February is Heart Health month and, with this in mind, we continue with a low fat, low sodium Three Bean Chili that is, undoubtably, just as tasty as any containing ground beef. Last week I shared one of my favourite soups, Moroccan Chickpea Soup and this week, it’s beans again, but, this time we take on what is usually a very fat laden, salty item.
If Betty Draper had an Instant Pot, she would have probably drank less, cooked more and still would have undoubtably been left with plenty of time and energy to keep her hair on point. Luckily, we can all get ourselves an electric pressure cooker and join the cult although my hair has never looked as good as Betty’s.
Yeah, I know, REAL chili is all meat, no beans, yadda yadda, Texas, yadda yadda. Beth and Rip would never eat fake chili with beans. However, this isn’t Texas and it IS heart health month, so, we will not make the meaty version. On the contrary, we’ll make a low fat, low sodium, healthy, hearty bean chili and you will just have to get over it. Don’t have an instant pot? Honestly, just get one already.
Using use a mix of three beans gives a good amount of variety in taste and texture. You can use all one type, or, conversely, switch them out for a totally different selection of beans. Regardless of the beans you choose, you benefit from these nutritional powerhouse, so it’s all good. Eat it as it, serve it with low fat greek yogurt or even scoop some on top of a baked potato or baked sweet potato for a well rounded, heart healthy meal. Whip up some healthyish nachos using no sodium tortilla chips, light Cheddar which, all things considered, is a rare treat but not that bad for the old arteries.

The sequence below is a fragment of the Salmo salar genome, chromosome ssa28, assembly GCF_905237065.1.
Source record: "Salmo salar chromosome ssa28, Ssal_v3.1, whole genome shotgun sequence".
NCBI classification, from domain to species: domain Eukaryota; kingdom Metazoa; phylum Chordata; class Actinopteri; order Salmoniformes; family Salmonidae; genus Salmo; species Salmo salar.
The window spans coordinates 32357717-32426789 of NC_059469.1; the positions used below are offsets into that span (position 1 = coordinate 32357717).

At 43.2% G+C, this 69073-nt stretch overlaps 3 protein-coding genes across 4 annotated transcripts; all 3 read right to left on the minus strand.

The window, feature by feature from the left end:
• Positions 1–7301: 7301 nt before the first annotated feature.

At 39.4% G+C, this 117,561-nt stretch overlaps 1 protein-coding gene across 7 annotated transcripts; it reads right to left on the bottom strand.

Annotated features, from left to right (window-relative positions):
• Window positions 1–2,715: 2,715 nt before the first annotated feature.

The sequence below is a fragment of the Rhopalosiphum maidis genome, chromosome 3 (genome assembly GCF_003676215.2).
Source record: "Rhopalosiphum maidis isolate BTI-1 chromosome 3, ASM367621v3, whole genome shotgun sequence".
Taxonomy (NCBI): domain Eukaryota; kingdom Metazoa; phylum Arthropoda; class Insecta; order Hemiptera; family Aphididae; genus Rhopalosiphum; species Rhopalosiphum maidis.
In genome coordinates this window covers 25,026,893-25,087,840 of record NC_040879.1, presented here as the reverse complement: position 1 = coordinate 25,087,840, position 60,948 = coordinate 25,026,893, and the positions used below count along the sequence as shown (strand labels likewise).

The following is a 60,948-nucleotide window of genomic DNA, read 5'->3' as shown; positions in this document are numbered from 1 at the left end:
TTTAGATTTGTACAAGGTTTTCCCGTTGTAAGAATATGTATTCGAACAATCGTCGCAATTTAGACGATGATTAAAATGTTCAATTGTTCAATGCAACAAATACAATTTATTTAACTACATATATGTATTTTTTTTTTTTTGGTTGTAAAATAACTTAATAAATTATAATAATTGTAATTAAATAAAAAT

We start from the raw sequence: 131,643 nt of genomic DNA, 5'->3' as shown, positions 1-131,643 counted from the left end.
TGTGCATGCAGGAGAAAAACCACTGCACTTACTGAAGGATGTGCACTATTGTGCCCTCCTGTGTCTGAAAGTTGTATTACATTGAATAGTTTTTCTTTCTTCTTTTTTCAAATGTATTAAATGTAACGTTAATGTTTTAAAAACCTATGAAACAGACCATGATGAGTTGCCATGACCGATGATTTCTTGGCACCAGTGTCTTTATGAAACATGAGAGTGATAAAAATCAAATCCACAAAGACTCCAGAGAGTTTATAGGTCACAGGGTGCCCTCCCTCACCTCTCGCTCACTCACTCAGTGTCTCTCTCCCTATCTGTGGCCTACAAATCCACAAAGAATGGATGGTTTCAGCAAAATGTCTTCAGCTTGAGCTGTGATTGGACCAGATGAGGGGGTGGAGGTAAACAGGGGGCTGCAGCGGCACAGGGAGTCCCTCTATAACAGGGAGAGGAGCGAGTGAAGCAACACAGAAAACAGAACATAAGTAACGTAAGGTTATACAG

Pressure Cooker Three Bean Chili
To Quick Soak the Beans: (you need a total of 1 lb or 454 grams beans)
1/3 lb (150g) dried black beans
1/3 lb (150g) dried kidney beans
1/3 lb (150g) dried pinto beans
4 cups water
1 tsp kosher salt
rinse the beans, put them in the pot with 4 cups of water and a tsp of salt, close the lid (making sure the valve is turned to seal) and hit manual – program it for 2 minutes. When it’s done, let it sit for a couple of minutes and then slowly start to release the steam. If anything other than steam comes out, give it another minute and try again. Pour the beans in a strainer and give them a rinse and set aside.
2 tbls oil
1 onion, diced
3 cloves garlic, finely chopped
2 stalks celery, finely chopped
1 lb (454g) mushrooms, cleaned and quartered
*the soaked and drained beans
3 cups (750ml) low or no sodium vegetable or mushroom stock
1 cup (250ml) beer
2 tbls cumin
1/4 cup chili powder
1/2 tsp smoke paprika
2 tsp mexican oregano
small handful of cilantro, chopped
pinch kosher salt
1 800ml can diced tomatoes (use low sodium or no salt added if you can find them)
1 canned chipotle chili in adobo, chopped (or to taste)
Pulse the mushrooms in a food processor until they are finely chopped.
Turn the pot to saute and when it’s hot, add the oil and then throw in the onion, garlic and celery. Saute for about 3 minutes to soften before adding in the finely chopped mushrooms. Give it a good stir and let it cook for a minute or two.
Pour in the stock, beer and add the beans, the cumin, chili powder, smoked paprika, oregano and cilantro and a pinch of salt. Taste and adjust salt if needed.
Bring to a simmer and as soon as you see it start to bubble, lock the lid on (making sure the valve is turned to sealing) and turn off the sauté. Hit the manual button and set it for 15 minutes and, when the time is up, let the pressure release naturally (or at least for 10 to 15 minutes) before you open the lid.
Test all three types of bean and make sure they are cooked to your liking. If any of them feel like they could use a bit more time, seal the lid again, and, most importantly, make sure the vent is set back to sealing and cook for another 3 or 4 minutes at HP, give a 10 minute NPR and then check again until they are perfect. At this point, add in the tomatoes as well as the chipotle chili and let it simmer on sauté for about ten minutes.